Our March contest was on the topic "How can we better communicate with shareholders and make our stock a more attractive vehicle in the process?"
Some respondents suggested focus groups, to find out what stockholders really want.
A subliminal message, one banker admitted, is "Give us more of your business and talk us up among your friends." Nevertheless, this banker finds that focus groups can help make the most of a key resource: the bank's owners.
Other respondents urged a more straight-ahead approach: Just do your job. Allen Greene, chief executive officer of Ryan Beck & Co. in West Orange, N.J., and formerly a bank CEO himself, put it simply:
"Be credible, honest, and forthright. Don't disappoint the shareholders. Don't state what can't be accomplished as if it can. And don't take a big bonus if the bank itself did poorly."
Mr. Greene suggested that the chief executive officer use the annual meeting as a chance for real shareholder education. Also, he said there is value in handling all letters from shareholders by a personal call or response, instead of a form letter.
The chief executive should call all major shareholders after release of earnings reports and other significant data, to give them personal attention, Mr. Greene said. Most important, listen to find what is really behind each communication from a shareholder.
The Ryan Beck chief executive also warned:
"Following the stock price is futile. Just do the right things and it will go up over time, no matter what the market does to your stock day by day."
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Despite these fine contributions, the Schmidlap Award this month goes to (drum roll) . . . David E. Albertson of Prairie Capital Services Inc. in Evanston, Ill.
Mr. Albertson emphasized working to improve market performance. This, he observed, is the main way a bank can provide benefits for its shareholders. He added:
"Many community banks have limited trading markets for their stocks, as you know, and because of this they are at a disadvantage to their larger competitors. It can be more difficult . . . to raise additional capital. The president may end up making a market 'out of his desk,' and the shareholder does not always receive a market price or a timely transaction, not to mention the liability to the bank of this practice. Further, an illiquid stock is not the best acquisition vehicle."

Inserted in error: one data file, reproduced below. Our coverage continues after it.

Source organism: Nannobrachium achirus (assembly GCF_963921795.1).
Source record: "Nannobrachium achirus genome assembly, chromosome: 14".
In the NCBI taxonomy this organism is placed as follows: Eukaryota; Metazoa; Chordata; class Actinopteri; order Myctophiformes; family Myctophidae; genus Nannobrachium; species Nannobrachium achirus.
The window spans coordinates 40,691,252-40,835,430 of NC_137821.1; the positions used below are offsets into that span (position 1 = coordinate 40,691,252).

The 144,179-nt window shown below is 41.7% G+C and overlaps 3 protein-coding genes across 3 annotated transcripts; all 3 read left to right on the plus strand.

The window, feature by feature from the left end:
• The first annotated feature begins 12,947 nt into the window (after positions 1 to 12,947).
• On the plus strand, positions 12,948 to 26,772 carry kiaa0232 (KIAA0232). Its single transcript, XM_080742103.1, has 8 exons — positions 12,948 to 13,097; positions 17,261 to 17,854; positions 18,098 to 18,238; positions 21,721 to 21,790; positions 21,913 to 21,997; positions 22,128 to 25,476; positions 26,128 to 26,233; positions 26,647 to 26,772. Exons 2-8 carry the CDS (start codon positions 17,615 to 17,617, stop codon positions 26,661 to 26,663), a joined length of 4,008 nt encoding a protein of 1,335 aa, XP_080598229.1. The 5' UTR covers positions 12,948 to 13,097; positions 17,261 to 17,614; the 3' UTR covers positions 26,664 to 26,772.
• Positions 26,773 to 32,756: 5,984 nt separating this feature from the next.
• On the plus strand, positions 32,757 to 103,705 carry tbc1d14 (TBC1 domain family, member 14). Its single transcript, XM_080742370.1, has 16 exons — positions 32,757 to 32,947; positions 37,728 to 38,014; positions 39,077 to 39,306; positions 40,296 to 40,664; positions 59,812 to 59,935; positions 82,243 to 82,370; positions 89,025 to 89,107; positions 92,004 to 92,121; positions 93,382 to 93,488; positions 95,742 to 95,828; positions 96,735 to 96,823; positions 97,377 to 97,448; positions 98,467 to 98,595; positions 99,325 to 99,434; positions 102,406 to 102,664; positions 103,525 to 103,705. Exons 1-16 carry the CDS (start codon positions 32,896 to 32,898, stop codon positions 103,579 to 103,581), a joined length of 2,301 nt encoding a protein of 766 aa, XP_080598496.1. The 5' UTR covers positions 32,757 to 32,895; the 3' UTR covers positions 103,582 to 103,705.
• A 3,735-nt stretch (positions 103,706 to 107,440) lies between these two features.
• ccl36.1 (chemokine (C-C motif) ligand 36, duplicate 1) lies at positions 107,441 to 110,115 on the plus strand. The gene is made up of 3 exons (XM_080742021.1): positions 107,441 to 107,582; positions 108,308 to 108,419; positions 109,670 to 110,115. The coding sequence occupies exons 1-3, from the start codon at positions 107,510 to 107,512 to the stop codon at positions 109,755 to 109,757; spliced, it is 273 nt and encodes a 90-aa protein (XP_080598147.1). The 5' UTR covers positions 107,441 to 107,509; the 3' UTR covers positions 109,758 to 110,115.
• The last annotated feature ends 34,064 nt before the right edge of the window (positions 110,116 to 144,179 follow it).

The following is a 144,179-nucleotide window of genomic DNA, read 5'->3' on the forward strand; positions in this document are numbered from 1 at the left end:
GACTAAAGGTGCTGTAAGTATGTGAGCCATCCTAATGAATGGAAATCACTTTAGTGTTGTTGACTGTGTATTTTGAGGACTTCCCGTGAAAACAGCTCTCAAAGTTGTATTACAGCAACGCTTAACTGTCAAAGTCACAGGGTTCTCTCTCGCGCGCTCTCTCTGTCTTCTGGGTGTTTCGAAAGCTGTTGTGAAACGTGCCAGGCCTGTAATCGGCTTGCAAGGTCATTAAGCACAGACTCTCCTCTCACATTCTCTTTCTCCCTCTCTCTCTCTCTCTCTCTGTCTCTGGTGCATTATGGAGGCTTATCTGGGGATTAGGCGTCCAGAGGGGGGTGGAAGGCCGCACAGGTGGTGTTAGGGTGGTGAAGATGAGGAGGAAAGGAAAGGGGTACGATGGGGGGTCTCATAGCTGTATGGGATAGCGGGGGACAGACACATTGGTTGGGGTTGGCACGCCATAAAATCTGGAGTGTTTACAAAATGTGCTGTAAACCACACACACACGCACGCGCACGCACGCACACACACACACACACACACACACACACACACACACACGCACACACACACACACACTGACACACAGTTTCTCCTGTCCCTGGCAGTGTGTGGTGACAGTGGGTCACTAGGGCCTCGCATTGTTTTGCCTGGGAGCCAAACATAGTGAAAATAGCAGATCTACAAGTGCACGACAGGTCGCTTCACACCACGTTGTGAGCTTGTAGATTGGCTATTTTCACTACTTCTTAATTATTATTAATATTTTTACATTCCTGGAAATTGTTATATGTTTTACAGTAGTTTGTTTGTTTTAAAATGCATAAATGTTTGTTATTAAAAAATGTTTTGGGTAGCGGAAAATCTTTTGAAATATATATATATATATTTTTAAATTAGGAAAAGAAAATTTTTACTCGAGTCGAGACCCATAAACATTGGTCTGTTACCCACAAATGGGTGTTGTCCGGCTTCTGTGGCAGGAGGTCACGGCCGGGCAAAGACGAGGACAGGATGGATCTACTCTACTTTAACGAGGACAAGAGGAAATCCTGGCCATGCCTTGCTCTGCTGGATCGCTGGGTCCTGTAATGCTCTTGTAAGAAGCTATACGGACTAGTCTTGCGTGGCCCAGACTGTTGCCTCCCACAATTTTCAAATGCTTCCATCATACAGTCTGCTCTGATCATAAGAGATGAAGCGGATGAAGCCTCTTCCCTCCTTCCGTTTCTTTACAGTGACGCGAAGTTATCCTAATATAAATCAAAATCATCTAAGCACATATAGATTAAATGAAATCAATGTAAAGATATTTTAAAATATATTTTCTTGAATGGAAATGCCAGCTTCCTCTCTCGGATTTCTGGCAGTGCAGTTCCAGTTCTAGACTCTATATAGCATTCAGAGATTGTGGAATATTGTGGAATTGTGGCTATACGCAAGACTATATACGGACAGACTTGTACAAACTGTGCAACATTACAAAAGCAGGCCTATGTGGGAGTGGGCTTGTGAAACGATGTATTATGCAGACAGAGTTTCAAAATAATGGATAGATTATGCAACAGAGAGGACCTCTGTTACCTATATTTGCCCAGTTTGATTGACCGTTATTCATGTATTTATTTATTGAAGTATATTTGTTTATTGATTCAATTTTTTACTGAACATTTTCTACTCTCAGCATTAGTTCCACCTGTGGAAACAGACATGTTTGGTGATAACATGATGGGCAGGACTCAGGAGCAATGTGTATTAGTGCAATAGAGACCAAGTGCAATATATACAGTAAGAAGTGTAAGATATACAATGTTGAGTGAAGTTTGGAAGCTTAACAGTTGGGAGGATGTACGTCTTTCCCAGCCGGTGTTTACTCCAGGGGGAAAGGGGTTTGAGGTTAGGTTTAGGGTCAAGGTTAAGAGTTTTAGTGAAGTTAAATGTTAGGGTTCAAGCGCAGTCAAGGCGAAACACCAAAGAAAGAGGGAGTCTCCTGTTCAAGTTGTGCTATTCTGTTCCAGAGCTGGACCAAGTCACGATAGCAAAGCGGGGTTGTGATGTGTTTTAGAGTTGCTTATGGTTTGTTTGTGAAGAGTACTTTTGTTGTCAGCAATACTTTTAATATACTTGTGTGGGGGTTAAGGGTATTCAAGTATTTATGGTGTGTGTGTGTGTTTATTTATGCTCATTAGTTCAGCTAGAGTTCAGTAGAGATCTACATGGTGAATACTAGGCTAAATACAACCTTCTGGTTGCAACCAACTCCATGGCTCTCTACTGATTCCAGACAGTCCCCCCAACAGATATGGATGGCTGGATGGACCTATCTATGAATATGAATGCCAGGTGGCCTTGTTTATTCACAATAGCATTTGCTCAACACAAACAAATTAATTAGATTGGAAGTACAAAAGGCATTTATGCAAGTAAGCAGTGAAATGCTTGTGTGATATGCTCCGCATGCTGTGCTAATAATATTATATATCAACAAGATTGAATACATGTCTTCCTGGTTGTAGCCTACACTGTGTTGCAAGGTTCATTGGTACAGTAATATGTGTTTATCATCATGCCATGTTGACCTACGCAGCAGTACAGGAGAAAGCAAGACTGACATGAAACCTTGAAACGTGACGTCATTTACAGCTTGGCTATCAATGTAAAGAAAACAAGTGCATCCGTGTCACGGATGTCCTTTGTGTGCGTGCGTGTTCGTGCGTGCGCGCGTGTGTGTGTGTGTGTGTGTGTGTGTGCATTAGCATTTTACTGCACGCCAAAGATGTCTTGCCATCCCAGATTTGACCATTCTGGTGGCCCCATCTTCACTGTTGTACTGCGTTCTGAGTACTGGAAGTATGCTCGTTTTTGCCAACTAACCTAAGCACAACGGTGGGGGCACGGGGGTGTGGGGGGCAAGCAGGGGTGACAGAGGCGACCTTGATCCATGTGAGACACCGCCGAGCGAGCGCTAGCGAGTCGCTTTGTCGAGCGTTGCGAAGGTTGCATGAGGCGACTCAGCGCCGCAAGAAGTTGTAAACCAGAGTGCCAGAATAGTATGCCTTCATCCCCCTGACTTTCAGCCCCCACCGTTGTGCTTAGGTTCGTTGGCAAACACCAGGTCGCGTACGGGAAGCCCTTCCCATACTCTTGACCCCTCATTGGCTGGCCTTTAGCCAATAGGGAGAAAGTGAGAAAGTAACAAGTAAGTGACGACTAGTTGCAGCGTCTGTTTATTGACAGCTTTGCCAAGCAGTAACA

In short, Mr. Albertson said, anything you do to develop a more liquid market for your shares should bring some benefit for the bank and its shareholders.
His suggestions include:
*Raise additional capital.
*Establish relationships with first one and then two broker-dealers who will serve as market makers.
*Go from "pink sheet" listing to Nasdaq.
*Consider issuing stock dividends on a regular basis as part of a planned cash dividend policy.
Such steps, Mr. Albertson wrote, help local shareholders view their investment in the community bank "as much more 'interactive' than something to be placed under the socks in their bureau drawer and handed down to the children of the grandkids.
Furthermore, shareholders who "feel they have a real and liquid investment . . . might just be comfortable buying more of it," he observed. "And it has been our experience that local shareholders are an important core business element."
Some might argue that shareholders communicate with management by their buying or selling the company's shares, Mr. Albertson noted. But if the bank "makes it easier to do this by improving the liquidity of the market," he wrote, it has gone a long way toward improving shareholder communications.
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The next contest asks, What about intrabank dating?
Should the management of a bank object if two employees start dating or if they eventually marry?
In some banks, this is a no-no. The fear is that it will lead to favoritism, a willingness to violate bank rules for your "significant other," and an atmosphere that turns the bank into a social center where conversations at the water cooler mean more than doing the day's business.
Others take the attitude that dating is fine. For example, Citibank recognizes that many people work so hard that the only place they can meet people is in the bank. In fact the general term used for people who met in the bank and married is "Citicouples."
What is your bank policy?
Mail your response to me at 14 Friar Tuck Circle, Summit, N.J. 07901, or fax it to 908-273-7309. The respondent who offers the most useful advice will, naturally, become president for a day of Schmidlap National Bank and receive our certificate, suitable for framing.